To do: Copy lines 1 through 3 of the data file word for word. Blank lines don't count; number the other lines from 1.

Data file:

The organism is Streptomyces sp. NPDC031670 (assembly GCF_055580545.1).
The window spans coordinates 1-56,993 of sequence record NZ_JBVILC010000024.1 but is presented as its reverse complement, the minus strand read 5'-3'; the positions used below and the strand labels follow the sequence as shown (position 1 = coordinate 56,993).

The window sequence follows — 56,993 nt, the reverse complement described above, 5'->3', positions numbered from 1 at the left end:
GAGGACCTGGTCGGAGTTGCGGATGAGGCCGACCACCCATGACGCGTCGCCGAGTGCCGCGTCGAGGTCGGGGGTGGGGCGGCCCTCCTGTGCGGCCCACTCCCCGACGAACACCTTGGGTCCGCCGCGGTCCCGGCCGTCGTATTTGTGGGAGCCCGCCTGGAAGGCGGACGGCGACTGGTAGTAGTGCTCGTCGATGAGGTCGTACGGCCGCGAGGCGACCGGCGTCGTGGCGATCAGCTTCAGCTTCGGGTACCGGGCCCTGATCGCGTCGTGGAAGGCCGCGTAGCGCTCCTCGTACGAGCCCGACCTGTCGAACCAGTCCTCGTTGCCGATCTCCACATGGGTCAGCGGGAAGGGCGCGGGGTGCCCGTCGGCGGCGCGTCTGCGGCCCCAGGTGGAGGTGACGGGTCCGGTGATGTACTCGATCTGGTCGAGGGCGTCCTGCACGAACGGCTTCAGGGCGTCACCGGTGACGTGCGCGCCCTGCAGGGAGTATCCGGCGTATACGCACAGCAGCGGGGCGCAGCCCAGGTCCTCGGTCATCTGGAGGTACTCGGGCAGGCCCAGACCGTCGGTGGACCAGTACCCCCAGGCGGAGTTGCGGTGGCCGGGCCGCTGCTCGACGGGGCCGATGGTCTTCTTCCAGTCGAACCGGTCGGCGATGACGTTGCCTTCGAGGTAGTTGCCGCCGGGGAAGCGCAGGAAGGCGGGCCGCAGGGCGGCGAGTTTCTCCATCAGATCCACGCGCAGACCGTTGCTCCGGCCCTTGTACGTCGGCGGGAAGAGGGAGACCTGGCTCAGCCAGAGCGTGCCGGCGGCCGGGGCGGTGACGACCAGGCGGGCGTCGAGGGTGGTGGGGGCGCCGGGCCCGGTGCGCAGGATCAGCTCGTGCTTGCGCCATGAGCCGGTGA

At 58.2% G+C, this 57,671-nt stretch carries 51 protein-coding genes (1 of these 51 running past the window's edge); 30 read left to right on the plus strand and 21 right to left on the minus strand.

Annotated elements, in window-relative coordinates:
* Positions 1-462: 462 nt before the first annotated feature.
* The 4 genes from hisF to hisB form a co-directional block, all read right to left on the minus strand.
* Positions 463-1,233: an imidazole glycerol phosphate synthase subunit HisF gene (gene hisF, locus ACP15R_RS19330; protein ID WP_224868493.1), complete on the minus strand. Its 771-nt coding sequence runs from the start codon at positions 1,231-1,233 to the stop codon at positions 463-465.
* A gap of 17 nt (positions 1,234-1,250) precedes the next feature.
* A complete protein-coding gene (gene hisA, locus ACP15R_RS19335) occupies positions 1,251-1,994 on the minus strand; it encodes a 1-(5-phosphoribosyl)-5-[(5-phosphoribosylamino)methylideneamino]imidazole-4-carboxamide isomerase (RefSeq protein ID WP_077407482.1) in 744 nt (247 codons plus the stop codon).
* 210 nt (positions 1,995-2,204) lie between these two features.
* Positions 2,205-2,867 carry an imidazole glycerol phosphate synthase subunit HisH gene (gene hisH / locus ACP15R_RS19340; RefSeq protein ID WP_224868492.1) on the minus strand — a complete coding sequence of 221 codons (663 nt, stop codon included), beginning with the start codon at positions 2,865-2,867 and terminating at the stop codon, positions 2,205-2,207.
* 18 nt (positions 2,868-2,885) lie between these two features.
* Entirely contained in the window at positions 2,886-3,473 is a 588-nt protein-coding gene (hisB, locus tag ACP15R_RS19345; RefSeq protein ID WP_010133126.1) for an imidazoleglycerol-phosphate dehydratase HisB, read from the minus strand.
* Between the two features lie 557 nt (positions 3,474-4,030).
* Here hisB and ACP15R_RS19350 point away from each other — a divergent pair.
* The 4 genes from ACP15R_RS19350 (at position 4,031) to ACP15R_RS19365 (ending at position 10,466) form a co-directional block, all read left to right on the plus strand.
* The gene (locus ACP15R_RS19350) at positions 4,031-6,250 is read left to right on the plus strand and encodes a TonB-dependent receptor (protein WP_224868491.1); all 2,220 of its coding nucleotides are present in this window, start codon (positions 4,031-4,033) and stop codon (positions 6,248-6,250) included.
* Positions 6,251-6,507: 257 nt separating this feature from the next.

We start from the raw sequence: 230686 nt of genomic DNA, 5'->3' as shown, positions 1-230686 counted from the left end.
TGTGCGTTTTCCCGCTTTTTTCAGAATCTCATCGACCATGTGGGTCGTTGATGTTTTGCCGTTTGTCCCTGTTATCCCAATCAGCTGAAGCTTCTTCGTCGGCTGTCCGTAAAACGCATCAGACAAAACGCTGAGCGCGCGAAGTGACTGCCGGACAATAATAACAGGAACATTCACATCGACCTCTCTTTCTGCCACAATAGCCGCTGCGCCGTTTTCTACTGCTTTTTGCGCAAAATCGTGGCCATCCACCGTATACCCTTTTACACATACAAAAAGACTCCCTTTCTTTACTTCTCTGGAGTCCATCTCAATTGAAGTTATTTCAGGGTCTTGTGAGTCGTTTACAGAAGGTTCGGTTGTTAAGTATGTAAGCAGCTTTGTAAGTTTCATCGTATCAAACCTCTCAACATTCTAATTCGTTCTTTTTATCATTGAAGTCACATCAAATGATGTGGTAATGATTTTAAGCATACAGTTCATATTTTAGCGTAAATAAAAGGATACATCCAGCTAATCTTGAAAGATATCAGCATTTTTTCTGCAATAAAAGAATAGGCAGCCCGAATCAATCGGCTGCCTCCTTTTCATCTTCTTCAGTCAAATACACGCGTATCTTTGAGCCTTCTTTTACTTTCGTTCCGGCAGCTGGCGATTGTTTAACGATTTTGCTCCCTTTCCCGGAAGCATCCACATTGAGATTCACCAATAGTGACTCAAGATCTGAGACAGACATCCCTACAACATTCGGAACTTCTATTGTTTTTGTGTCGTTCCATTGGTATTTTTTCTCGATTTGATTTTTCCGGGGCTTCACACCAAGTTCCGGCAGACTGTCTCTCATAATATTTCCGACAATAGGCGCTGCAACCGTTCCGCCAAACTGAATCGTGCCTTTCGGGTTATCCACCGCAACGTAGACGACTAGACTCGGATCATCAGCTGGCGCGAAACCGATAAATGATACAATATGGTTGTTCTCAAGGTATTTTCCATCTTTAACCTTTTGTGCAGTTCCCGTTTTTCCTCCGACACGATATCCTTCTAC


The organism is Streptomyces sp. NPDC031670 (assembly GCF_055580545.1).
The window spans coordinates 1-56,993 of sequence record NZ_JBVILC010000024.1 but is presented as its reverse complement, the minus strand read 5'-3'; the positions used below and the strand labels follow the sequence as shown (position 1 = coordinate 56,993).

The window sequence follows — 56,993 nt, the reverse complement described above, 5'->3', positions numbered from 1 at the left end: